A content management system or CMS is exactly what the name suggests. It’s a system, or a piece of software, designed to help manage all of your website content.
Long gone are the days of having to build a site from raw HTML code. Now, all you need to do is install a CMS of your choice and get to work publishing content.
Unless you’re an evil HTML genius or a masochist, chances are you will opt on using a CMS.
Choosing one usually depends on the type of site you want and whether or not you have any previous experience with any particular CMS. If you don’t have a preference and are starting from scratch, there are two basic categories to choose from.
A blogging CMS is what this site is built with. The main purpose of it is to make publishing content easy.
I can make the posts look how I want with having to do much with the HTML. I can organize my posts into categories. I can make custom menus quickly and easily.
There are many blogging content management systems, but three of the more popular choices are:
There are more, but most web hosting platforms will include quick installs of these three options. Additionally, a lot of the hosted blogging services like Wix or Weebly have their own CMS’s, usually designed to make creating a very basic website as easy as possible.
My site is built on WordPress, and most of this Beginner’s Guide to SEO is about working with WordPress sites. I strongly recommend using it above the other options. But, it’s good to know that there are other options available.
The reason that I really like it though are:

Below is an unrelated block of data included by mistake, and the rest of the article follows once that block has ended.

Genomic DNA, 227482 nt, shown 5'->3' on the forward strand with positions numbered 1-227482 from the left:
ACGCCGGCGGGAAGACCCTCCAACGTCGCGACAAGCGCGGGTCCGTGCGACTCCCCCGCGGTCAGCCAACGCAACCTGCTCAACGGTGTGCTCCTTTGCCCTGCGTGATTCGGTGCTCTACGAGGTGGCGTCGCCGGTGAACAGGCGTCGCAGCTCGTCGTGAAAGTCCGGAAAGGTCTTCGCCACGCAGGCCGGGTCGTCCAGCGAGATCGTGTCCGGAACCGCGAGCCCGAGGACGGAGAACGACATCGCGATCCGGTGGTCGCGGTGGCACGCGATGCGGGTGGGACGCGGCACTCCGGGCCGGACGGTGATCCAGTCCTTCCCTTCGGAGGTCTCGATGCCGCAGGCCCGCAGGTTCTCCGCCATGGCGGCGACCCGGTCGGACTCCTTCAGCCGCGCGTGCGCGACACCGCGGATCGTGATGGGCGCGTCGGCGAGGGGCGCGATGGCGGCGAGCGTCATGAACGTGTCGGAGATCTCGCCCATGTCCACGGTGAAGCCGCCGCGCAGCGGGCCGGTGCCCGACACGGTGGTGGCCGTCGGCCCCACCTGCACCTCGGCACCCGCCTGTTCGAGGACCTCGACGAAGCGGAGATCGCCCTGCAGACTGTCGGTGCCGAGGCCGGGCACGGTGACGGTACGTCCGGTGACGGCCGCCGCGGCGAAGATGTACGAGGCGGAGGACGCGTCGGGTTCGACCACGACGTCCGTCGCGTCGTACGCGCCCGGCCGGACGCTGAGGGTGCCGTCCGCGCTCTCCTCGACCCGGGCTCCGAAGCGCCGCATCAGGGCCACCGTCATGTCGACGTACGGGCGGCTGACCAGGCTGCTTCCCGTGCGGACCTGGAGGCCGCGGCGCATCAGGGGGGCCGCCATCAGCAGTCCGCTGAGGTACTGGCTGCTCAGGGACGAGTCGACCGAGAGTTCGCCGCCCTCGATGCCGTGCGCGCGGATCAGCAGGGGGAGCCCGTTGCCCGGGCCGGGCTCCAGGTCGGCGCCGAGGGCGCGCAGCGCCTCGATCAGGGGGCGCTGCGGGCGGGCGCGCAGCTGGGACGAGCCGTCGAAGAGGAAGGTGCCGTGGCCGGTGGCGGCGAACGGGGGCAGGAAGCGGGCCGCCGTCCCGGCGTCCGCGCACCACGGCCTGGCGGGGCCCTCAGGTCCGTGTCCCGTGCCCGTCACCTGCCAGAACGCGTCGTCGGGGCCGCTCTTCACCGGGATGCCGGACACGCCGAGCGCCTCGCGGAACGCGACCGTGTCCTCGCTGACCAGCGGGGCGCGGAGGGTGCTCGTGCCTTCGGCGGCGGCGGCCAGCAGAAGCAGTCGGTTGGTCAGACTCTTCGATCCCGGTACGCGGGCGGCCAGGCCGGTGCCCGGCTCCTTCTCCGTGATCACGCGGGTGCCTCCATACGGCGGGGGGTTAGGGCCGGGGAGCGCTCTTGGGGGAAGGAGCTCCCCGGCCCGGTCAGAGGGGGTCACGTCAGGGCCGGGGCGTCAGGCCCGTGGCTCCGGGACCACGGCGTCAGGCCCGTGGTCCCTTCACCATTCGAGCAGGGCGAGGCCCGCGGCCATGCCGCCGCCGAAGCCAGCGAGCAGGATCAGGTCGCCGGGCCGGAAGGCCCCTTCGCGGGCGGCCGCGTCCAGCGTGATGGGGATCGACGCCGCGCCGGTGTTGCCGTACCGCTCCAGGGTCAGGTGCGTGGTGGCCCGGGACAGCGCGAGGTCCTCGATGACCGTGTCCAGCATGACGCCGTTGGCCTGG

Some people don’t like it, but I feel it’s the best content management system by far. For me, it’s the only choice. I tried using Drupal once, and only once. Yes, I thought it was that bad.
You might be more interested in starting up a small product-based website instead of an informational resource. If that’s the case, you might be looking to make your life easier by using a CMS specifically designed to handle e-commerce.
To my knowledge, the two big e-commerce platforms are Shopify and Bigcommerce. There are definitely more than just these two, but these seem to be the current big dogs.
The big difference between an e-commerce content management system and a blogging one is that the e-comm variety make integrating shipping carts and online payments much simpler.
They are also designed to make updating products and controlling inventories a breeze.
In his words:
If you’re building a new store I’d recommend using Shopify.
It doesn’t get any more direct than that!
Here’s my Shopify referral link if you want to see what they have to offer.
Something to keep in mind is that unlike a WordPress site, most major e-commerce content management systems are hosted, meaning that your website lives on the CMS’s provider’s servers.
I can take my WordPress site and move it around to different hosts, but you can’t do that with your Shopify or Bigcommerce site.
For most people that shouldn’t be a problem though, but it’s better to know up front than find out afterward.
Unlike when choosing a domain name, you only have a couple big choices to make.
Do you want a blog style site, or an e-commerce style site? Then, which CMS do you prefer to under that fits that category?
For beginners, I strongly recommend using WordPress for a standard blog style site and Shopify for an e-commerce website.
Their simplicity and customizability are just too amazing to pass up.